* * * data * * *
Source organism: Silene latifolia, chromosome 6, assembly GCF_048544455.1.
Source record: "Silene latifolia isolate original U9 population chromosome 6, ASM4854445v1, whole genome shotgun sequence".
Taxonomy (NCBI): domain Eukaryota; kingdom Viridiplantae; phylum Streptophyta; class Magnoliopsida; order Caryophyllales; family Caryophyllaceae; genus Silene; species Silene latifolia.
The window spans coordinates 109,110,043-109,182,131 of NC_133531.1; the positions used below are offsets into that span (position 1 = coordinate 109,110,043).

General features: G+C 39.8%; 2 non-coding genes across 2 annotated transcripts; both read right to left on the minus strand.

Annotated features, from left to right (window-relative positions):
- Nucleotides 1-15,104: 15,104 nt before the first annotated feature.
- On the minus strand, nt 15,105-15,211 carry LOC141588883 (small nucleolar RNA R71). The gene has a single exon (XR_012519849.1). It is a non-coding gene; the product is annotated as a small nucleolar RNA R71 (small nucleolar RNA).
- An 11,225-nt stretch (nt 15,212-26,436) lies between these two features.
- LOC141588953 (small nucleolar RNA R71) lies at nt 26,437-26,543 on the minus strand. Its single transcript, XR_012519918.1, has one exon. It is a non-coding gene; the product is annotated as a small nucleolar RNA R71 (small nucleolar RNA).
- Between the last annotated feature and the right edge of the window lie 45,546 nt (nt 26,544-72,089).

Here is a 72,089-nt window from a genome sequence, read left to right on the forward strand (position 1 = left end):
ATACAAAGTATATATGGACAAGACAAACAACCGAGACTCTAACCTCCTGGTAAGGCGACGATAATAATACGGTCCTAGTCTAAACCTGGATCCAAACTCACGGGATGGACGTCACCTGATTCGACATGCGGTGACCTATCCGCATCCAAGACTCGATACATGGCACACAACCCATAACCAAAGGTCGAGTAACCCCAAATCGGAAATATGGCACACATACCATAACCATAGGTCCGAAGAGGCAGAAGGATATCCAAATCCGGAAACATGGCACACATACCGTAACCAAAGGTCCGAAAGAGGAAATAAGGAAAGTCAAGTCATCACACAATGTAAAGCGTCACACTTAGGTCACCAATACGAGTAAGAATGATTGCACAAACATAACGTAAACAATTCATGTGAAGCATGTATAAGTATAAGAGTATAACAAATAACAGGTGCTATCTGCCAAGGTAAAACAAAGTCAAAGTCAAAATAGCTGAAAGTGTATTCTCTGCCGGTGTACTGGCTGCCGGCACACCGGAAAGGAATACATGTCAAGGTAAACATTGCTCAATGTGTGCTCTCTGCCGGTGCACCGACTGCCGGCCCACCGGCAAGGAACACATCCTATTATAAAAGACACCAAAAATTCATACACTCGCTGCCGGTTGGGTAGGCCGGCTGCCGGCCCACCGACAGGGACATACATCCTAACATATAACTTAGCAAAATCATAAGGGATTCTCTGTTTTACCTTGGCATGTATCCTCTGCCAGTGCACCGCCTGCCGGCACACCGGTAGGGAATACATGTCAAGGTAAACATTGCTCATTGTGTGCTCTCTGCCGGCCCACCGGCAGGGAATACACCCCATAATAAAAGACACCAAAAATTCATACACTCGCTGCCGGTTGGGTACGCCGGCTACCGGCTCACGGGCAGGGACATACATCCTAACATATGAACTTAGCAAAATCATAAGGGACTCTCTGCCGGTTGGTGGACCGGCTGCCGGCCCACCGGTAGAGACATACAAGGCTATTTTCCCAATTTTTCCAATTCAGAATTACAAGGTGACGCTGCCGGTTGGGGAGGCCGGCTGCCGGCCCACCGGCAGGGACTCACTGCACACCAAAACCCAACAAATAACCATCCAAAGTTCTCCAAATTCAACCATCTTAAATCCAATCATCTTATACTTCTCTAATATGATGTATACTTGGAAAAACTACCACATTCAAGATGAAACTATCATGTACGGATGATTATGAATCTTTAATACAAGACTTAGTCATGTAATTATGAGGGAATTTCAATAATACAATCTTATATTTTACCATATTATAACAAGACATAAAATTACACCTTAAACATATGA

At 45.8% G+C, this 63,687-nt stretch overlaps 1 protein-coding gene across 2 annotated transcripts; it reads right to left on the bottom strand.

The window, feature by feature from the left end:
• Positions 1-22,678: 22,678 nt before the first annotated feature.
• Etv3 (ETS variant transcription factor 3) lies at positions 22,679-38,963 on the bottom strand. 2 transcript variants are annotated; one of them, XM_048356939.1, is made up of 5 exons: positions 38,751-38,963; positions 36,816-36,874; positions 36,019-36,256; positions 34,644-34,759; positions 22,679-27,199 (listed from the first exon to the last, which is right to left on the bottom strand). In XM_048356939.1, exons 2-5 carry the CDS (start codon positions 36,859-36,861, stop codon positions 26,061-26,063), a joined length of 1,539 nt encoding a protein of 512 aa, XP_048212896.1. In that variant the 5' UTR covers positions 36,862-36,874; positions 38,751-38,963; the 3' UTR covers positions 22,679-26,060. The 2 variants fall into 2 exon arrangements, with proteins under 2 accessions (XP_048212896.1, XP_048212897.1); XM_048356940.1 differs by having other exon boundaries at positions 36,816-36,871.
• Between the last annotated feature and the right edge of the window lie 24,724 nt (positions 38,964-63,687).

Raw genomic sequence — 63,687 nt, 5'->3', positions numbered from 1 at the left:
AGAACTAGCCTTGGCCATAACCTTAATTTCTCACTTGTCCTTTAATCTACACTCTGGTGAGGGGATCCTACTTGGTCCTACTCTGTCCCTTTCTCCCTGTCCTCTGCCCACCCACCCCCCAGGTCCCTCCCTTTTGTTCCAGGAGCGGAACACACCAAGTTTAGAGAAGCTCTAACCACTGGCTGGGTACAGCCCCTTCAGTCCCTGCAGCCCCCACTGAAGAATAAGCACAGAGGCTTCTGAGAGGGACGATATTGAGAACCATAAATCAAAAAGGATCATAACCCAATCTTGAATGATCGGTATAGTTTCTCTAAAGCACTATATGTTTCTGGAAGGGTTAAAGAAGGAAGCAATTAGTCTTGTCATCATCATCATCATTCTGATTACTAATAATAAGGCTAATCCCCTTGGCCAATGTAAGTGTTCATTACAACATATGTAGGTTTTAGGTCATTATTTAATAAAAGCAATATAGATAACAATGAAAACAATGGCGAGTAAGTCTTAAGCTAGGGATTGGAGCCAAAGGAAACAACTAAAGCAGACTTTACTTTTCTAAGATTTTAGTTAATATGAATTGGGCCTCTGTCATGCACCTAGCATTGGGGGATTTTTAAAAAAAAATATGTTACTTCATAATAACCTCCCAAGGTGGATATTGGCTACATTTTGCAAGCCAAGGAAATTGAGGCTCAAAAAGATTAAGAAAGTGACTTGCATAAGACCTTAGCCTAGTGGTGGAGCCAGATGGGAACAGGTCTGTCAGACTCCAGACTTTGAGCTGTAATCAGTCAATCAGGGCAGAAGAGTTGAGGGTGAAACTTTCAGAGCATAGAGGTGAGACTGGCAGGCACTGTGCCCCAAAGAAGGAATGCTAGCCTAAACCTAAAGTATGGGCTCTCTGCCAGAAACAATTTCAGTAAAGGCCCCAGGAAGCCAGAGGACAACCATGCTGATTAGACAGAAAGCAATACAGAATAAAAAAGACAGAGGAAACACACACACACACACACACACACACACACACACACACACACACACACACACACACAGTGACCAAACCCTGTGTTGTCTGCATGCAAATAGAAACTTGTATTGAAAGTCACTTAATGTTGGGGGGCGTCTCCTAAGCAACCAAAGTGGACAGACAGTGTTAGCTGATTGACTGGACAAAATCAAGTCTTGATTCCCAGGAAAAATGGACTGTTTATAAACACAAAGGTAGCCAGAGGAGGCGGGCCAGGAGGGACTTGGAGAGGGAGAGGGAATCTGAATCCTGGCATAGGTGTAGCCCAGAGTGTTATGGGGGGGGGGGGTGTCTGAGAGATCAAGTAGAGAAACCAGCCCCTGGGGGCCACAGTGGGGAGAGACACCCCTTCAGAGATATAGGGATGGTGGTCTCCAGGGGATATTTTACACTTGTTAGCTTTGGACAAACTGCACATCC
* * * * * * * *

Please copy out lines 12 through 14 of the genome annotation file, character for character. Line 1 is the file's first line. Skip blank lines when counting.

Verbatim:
Here is a 72,089-nt window from a genome sequence, read left to right on the forward strand (position 1 = left end):
ATACAAAGTATATATGGACAAGACAAACAACCGAGACTCTAACCTCCTGGTAAGGCGACGATAATAATACGGTCCTAGTCTAAACCTGGATCCAAACTCACGGGATGGACGTCACCTGATTCGACATGCGGTGACCTATCCGCATCCAAGACTCGATACATGGCACACAACCCATAACCAAAGGTCGAGTAACCCCAAATCGGAAATATGGCACACATACCATAACCATAGGTCCGAAGAGGCAGAAGGATATCCAAATCCGGAAACATGGCACACATACCGTAACCAAAGGTCCGAAAGAGGAAATAAGGAAAGTCAAGTCATCACACAATGTAAAGCGTCACACTTAGGTCACCAATACGAGTAAGAATGATTGCACAAACATAACGTAAACAATTCATGTGAAGCATGTATAAGTATAAGAGTATAACAAATAACAGGTGCTATCTGCCAAGGTAAAACAAAGTCAAAGTCAAAATAGCTGAAAGTGTATTCTCTGCCGGTGTACTGGCTGCCGGCACACCGGAAAGGAATACATGTCAAGGTAAACATTGCTCAATGTGTGCTCTCTGCCGGTGCACCGACTGCCGGCCCACCGGCAAGGAACACATCCTATTATAAAAGACACCAAAAATTCATACACTCGCTGCCGGTTGGGTAGGCCGGCTGCCGGCCCACCGACAGGGACATACATCCTAACATATAACTTAGCAAAATCATAAGGGATTCTCTGTTTTACCTTGGCATGTATCCTCTGCCAGTGCACCGCCTGCCGGCACACCGGTAGGGAATACATGTCAAGGTAAACATTGCTCATTGTGTGCTCTCTGCCGGCCCACCGGCAGGGAATACACCCCATAATAAAAGACACCAAAAATTCATACACTCGCTGCCGGTTGGGTACGCCGGCTACCGGCTCACGGGCAGGGACATACATCCTAACATATGAACTTAGCAAAATCATAAGGGACTCTCTGCCGGTTGGTGGACCGGCTGCCGGCCCACCGGTAGAGACATACAAGGCTATTTTCCCAATTTTTCCAATTCAGAATTACAAGGTGACGCTGCCGGTTGGGGAGGCCGGCTGCCGGCCCACCGGCAGGGACTCACTGCACACCAAAACCCAACAAATAACCATCCAAAGTTCTCCAAATTCAACCATCTTAAATCCAATCATCTTATACTTCTCTAATATGATGTATACTTGGAAAAACTACCACATTCAAGATGAAACTATCATGTACGGATGATTATGAATCTTTAATACAAGACTTAGTCATGTAATTATGAGGGAATTTCAATAATACAATCTTATATTTTACCATATTATAACAAGACATAAAATTACACCTTAAACATATGA

At 45.8% G+C, this 63,687-nt stretch overlaps 1 protein-coding gene across 2 annotated transcripts; it reads right to left on the bottom strand.